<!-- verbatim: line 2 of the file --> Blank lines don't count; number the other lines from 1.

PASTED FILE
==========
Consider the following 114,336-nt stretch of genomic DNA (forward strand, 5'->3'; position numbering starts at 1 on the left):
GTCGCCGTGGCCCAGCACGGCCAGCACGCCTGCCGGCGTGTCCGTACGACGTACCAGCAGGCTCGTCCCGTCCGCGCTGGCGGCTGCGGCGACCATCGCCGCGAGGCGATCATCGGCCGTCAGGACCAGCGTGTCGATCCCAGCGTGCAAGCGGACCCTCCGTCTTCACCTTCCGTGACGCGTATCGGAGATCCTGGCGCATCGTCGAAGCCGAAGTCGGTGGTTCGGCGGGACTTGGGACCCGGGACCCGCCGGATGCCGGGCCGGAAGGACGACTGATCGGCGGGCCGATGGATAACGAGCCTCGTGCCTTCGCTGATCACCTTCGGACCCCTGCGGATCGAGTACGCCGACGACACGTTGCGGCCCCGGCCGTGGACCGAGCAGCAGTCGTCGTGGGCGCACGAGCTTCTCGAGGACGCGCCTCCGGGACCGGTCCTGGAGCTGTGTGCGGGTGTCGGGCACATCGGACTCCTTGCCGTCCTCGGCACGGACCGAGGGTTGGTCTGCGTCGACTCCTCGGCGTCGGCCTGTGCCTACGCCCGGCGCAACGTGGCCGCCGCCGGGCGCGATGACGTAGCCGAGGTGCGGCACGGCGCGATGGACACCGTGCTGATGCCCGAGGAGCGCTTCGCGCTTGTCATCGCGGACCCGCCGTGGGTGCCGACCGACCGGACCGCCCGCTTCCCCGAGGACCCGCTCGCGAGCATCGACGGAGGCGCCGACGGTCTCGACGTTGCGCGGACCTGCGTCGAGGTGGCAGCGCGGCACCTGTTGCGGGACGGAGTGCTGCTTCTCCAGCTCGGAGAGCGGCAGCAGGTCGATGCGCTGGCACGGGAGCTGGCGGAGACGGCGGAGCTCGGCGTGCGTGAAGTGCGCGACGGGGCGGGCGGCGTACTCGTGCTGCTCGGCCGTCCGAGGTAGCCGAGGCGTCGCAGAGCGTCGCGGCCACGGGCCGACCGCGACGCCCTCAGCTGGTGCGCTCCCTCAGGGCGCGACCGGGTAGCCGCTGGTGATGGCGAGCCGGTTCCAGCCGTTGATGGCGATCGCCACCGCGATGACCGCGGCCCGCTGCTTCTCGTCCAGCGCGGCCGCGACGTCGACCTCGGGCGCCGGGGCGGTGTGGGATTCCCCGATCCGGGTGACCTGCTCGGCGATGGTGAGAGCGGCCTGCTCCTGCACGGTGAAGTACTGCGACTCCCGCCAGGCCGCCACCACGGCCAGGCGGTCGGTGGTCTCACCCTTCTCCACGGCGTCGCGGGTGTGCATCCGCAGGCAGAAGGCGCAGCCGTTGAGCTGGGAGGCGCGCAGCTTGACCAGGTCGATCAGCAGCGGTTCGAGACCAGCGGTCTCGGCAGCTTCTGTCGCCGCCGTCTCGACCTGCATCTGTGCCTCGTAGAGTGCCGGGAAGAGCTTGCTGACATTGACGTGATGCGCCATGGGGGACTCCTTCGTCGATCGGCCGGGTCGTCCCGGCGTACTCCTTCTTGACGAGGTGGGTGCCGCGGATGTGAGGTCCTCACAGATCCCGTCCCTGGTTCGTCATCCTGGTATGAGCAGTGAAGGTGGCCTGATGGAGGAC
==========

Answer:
GTCGCCGTGGCCCAGCACGGCCAGCACGCCTGCCGGCGTGTCCGTACGACGTACCAGCAGGCTCGTCCCGTCCGCGCTGGCGGCTGCGGCGACCATCGCCGCGAGGCGATCATCGGCCGTCAGGACCAGCGTGTCGATCCCAGCGTGCAAGCGGACCCTCCGTCTTCACCTTCCGTGACGCGTATCGGAGATCCTGGCGCATCGTCGAAGCCGAAGTCGGTGGTTCGGCGGGACTTGGGACCCGGGACCCGCCGGATGCCGGGCCGGAAGGACGACTGATCGGCGGGCCGATGGATAACGAGCCTCGTGCCTTCGCTGATCACCTTCGGACCCCTGCGGATCGAGTACGCCGACGACACGTTGCGGCCCCGGCCGTGGACCGAGCAGCAGTCGTCGTGGGCGCACGAGCTTCTCGAGGACGCGCCTCCGGGACCGGTCCTGGAGCTGTGTGCGGGTGTCGGGCACATCGGACTCCTTGCCGTCCTCGGCACGGACCGAGGGTTGGTCTGCGTCGACTCCTCGGCGTCGGCCTGTGCCTACGCCCGGCGCAACGTGGCCGCCGCCGGGCGCGATGACGTAGCCGAGGTGCGGCACGGCGCGATGGACACCGTGCTGATGCCCGAGGAGCGCTTCGCGCTTGTCATCGCGGACCCGCCGTGGGTGCCGACCGACCGGACCGCCCGCTTCCCCGAGGACCCGCTCGCGAGCATCGACGGAGGCGCCGACGGTCTCGACGTTGCGCGGACCTGCGTCGAGGTGGCAGCGCGGCACCTGTTGCGGGACGGAGTGCTGCTTCTCCAGCTCGGAGAGCGGCAGCAGGTCGATGCGCTGGCACGGGAGCTGGCGGAGACGGCGGAGCTCGGCGTGCGTGAAGTGCGCGACGGGGCGGGCGGCGTACTCGTGCTGCTCGGCCGTCCGAGGTAGCCGAGGCGTCGCAGAGCGTCGCGGCCACGGGCCGACCGCGACGCCCTCAGCTGGTGCGCTCCCTCAGGGCGCGACCGGGTAGCCGCTGGTGATGGCGAGCCGGTTCCAGCCGTTGATGGCGATCGCCACCGCGATGACCGCGGCCCGCTGCTTCTCGTCCAGCGCGGCCGCGACGTCGACCTCGGGCGCCGGGGCGGTGTGGGATTCCCCGATCCGGGTGACCTGCTCGGCGATGGTGAGAGCGGCCTGCTCCTGCACGGTGAAGTACTGCGACTCCCGCCAGGCCGCCACCACGGCCAGGCGGTCGGTGGTCTCACCCTTCTCCACGGCGTCGCGGGTGTGCATCCGCAGGCAGAAGGCGCAGCCGTTGAGCTGGGAGGCGCGCAGCTTGACCAGGTCGATCAGCAGCGGTTCGAGACCAGCGGTCTCGGCAGCTTCTGTCGCCGCCGTCTCGACCTGCATCTGTGCCTCGTAGAGTGCCGGGAAGAGCTTGCTGACATTGACGTGATGCGCCATGGGGGACTCCTTCGTCGATCGGCCGGGTCGTCCCGGCGTACTCCTTCTTGACGAGGTGGGTGCCGCGGATGTGAGGTCCTCACAGATCCCGTCCCTGGTTCGTCATCCTGGTATGAGCAGTGAAGGTGGCCTGATGGAGGAC